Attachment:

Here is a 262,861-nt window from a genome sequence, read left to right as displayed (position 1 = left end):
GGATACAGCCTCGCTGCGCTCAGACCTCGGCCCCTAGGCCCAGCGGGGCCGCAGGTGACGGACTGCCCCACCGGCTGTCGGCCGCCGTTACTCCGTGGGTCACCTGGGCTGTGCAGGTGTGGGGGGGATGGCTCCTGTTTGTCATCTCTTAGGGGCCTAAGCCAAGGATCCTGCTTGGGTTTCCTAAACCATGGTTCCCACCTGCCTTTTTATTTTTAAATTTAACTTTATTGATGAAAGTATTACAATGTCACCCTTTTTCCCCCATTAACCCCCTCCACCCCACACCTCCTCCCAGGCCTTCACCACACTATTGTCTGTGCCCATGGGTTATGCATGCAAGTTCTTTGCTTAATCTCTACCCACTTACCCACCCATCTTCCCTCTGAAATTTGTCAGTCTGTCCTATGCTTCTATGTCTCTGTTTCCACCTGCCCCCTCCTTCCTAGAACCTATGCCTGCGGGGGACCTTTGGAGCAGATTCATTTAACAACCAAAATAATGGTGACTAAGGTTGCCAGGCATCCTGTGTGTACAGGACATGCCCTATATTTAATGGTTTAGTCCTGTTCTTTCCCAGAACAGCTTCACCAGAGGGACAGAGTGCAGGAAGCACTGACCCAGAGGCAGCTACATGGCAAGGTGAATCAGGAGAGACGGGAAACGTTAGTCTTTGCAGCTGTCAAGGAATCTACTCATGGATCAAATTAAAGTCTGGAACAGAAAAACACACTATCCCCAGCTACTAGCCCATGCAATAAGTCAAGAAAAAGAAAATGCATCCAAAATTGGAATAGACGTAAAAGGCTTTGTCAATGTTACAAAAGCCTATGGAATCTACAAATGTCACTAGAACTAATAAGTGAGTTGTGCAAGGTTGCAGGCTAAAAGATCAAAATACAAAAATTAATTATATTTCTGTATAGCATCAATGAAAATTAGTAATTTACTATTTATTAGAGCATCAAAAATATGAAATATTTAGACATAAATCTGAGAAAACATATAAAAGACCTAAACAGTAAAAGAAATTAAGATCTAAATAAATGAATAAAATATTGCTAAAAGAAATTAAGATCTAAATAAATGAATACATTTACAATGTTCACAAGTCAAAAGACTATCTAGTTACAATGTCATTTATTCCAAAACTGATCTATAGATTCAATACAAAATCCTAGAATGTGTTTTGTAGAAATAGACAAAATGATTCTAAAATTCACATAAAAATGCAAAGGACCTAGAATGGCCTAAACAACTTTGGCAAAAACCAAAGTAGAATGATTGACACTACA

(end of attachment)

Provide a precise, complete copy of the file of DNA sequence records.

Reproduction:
Here is a 262,861-nt window from a genome sequence, read left to right as displayed (position 1 = left end):
GGATACAGCCTCGCTGCGCTCAGACCTCGGCCCCTAGGCCCAGCGGGGCCGCAGGTGACGGACTGCCCCACCGGCTGTCGGCCGCCGTTACTCCGTGGGTCACCTGGGCTGTGCAGGTGTGGGGGGGATGGCTCCTGTTTGTCATCTCTTAGGGGCCTAAGCCAAGGATCCTGCTTGGGTTTCCTAAACCATGGTTCCCACCTGCCTTTTTATTTTTAAATTTAACTTTATTGATGAAAGTATTACAATGTCACCCTTTTTCCCCCATTAACCCCCTCCACCCCACACCTCCTCCCAGGCCTTCACCACACTATTGTCTGTGCCCATGGGTTATGCATGCAAGTTCTTTGCTTAATCTCTACCCACTTACCCACCCATCTTCCCTCTGAAATTTGTCAGTCTGTCCTATGCTTCTATGTCTCTGTTTCCACCTGCCCCCTCCTTCCTAGAACCTATGCCTGCGGGGGACCTTTGGAGCAGATTCATTTAACAACCAAAATAATGGTGACTAAGGTTGCCAGGCATCCTGTGTGTACAGGACATGCCCTATATTTAATGGTTTAGTCCTGTTCTTTCCCAGAACAGCTTCACCAGAGGGACAGAGTGCAGGAAGCACTGACCCAGAGGCAGCTACATGGCAAGGTGAATCAGGAGAGACGGGAAACGTTAGTCTTTGCAGCTGTCAAGGAATCTACTCATGGATCAAATTAAAGTCTGGAACAGAAAAACACACTATCCCCAGCTACTAGCCCATGCAATAAGTCAAGAAAAAGAAAATGCATCCAAAATTGGAATAGACGTAAAAGGCTTTGTCAATGTTACAAAAGCCTATGGAATCTACAAATGTCACTAGAACTAATAAGTGAGTTGTGCAAGGTTGCAGGCTAAAAGATCAAAATACAAAAATTAATTATATTTCTGTATAGCATCAATGAAAATTAGTAATTTACTATTTATTAGAGCATCAAAAATATGAAATATTTAGACATAAATCTGAGAAAACATATAAAAGACCTAAACAGTAAAAGAAATTAAGATCTAAATAAATGAATAAAATATTGCTAAAAGAAATTAAGATCTAAATAAATGAATACATTTACAATGTTCACAAGTCAAAAGACTATCTAGTTACAATGTCATTTATTCCAAAACTGATCTATAGATTCAATACAAAATCCTAGAATGTGTTTTGTAGAAATAGACAAAATGATTCTAAAATTCACATAAAAATGCAAAGGACCTAGAATGGCCTAAACAACTTTGGCAAAAACCAAAGTAGAATGATTGACACTACA